He explained that it was important to have good "psychic hygiene," or to take a "big psychic bath together," so that we understand the reality of life. "We need a catharsis," he said. Crisis, as the late psychotherapist Carl Jung has said, brings us to a moment of transition, and we should be listening to that crisis. In the seeds of that crisis is our humanity.
The reason that this is important to developers is simple, I think. I think it points to exactly why we live -- the world, for all that it could be, is also a kind of series of problems that need to be solved. And the solutions to those problems are often meaningful in themselves. But they are empty solutions if they really do not provide meaning for other people who might also use those solutions to solve their problems.
Refinements on standard operation procedures, or simple features to smartphone apps, are not really going to create meaning. And they really are not that necessary in the long term.
There is also an even greater lesson in Conley's speech to people wishing to take in the insights from those who have failed. The lesson is that perhaps you really need to go through some crisis or a problem before you really can have the kind of understanding that would, in turn, help people believe in the solution you are building them. A solution is a kind of stamp of the soul of its creator. If you really have seen the muck. If you really have been at the door of your own demise, or been through some really hard times, that will come out in your ethos, and in your passionate work and attention to detail.
You know that there is always someone else on the other end of the line, or the connection, and they value their life as much as you value yours. Make something that speaks to that life.
Being a start-up is never easy but some markets are particularly challenging. The healthcare sector is arguably one of these, because of the (understandably) often complex layers of legislation and scientific validation required, so adoption of new innovation can be lengthy.
MiMedication attended health2con.com, held in San Francisco over the past three days. They are a healthcare start-up based in Belgium that has developed a simple and easy way for patients suffering from lung disease (more formerly known Chronic Obstructive Pulmonary Disease or COPD) to manage their symptoms more effectively. While MiMedication is experiencing some strong early success, it has encountered some hurdles along the way. CEO and founder Mitchell Silva describes some of the challenges of innovating in the healthcare sector and how MiMedication is trying to tackle these.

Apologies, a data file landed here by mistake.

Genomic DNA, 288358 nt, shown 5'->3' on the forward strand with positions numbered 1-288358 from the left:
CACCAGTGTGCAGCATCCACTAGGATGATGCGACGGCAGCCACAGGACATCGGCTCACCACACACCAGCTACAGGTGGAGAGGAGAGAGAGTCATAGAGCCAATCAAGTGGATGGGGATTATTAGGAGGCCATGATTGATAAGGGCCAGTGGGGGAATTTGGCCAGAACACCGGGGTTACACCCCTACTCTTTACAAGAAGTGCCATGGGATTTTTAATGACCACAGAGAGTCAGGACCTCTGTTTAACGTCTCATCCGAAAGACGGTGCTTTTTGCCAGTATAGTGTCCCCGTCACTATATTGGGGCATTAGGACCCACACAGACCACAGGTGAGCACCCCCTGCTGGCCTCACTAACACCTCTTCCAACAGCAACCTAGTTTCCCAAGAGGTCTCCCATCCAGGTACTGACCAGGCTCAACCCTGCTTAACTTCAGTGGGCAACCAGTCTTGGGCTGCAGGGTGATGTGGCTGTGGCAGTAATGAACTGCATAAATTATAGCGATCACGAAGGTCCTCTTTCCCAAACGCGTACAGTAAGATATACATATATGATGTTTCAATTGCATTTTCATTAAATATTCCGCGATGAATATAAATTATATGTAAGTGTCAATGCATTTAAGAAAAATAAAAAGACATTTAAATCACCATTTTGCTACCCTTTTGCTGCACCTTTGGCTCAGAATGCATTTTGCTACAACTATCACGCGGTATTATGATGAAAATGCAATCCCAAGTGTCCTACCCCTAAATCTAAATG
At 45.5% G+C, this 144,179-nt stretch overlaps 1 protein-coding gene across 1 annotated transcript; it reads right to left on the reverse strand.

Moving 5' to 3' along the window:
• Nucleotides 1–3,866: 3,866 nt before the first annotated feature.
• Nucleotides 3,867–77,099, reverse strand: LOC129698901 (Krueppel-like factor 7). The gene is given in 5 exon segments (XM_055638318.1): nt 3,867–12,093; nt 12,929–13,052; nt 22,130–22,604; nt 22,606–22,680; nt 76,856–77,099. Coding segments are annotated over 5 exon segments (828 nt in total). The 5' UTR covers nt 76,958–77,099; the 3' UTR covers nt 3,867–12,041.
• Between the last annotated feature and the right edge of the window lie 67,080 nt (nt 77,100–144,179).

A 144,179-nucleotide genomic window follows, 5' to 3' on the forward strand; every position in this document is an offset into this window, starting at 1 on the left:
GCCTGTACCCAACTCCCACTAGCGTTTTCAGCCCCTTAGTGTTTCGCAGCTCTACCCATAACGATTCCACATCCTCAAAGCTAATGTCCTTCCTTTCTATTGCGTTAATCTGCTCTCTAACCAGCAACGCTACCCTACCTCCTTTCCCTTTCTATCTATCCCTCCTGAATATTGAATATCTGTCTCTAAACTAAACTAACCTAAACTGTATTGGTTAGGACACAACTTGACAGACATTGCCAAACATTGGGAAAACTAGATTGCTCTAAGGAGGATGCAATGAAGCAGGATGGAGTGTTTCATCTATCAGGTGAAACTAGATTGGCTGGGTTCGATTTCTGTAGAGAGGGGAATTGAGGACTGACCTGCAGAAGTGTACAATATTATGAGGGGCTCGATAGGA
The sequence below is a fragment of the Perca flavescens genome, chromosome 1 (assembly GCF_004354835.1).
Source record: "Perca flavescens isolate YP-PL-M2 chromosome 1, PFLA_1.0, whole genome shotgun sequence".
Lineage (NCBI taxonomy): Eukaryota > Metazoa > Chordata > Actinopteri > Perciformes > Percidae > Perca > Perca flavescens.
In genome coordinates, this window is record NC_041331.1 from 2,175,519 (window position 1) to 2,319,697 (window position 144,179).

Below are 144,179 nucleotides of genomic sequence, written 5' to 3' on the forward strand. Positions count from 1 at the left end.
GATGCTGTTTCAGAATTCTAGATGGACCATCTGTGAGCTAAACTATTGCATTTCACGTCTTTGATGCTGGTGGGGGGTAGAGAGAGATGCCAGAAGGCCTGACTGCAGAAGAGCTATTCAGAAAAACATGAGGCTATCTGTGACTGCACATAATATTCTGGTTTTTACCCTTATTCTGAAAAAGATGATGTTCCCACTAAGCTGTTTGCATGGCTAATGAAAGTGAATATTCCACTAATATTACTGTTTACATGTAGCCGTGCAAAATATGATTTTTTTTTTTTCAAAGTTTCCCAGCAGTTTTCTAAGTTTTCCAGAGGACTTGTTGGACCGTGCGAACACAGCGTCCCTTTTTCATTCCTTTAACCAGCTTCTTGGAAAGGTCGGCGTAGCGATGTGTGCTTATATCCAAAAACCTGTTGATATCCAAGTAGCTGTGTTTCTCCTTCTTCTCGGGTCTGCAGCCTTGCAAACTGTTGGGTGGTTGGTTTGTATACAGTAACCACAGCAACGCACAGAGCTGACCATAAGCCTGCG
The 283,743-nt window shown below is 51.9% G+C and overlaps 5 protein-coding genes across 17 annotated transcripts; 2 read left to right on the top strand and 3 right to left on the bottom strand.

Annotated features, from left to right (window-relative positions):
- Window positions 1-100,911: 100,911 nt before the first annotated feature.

CEO Mitchell Silva writes:
“We launched MiMedication in early 2012. We are in the position of being able to view the market from both the patient and the medical profession’s point of view: I’m an entrepreneur who happens to have a rare lung disease, while my business partner, Erard le Beau de Hemricourt is a medical doctor in nuclear medicine, with an impressive track record. I’ve also got a PhD in bio-science engineering (specifically on cough sound analysis of COPD and asthma patients.
Chronic Obstructive Pulmonary Disease (COPD) affects between 4-10 per cent of people in the developed world. While many of them have yet to be diagnosed, managing the healthcare of this group of patients is a big issue for the medical profession and has a big impact on the cost of the healthcare system. One of the biggest challenges is to minimise ‘exacerbation’ through self-management.
This is where miMedication comes in, providing a simple and easy way for patients to record and monitor their symptoms, be aware of the impact of medication and of course, providing healthcare professionals with patient data that they can in turn use to support them more efficiently. The service is free to patients and our revenue model is based on working with the B2B healthcare market, such as home care and pharmaceutical companies.
Healthcare market is hard
Having a great idea for a healthcare application is just the first step. Working with the healthcare and public sector in general can be challenging, for several reasons: the decision making process is complex and length; independent scientific or medical validation or endorsement is often required in order for a product or service to be considered seriously; and medical legislation varies widely across European countries. All this means that launching a medical-based start-up can involve lobbying as much as it does traditional sales and marketing.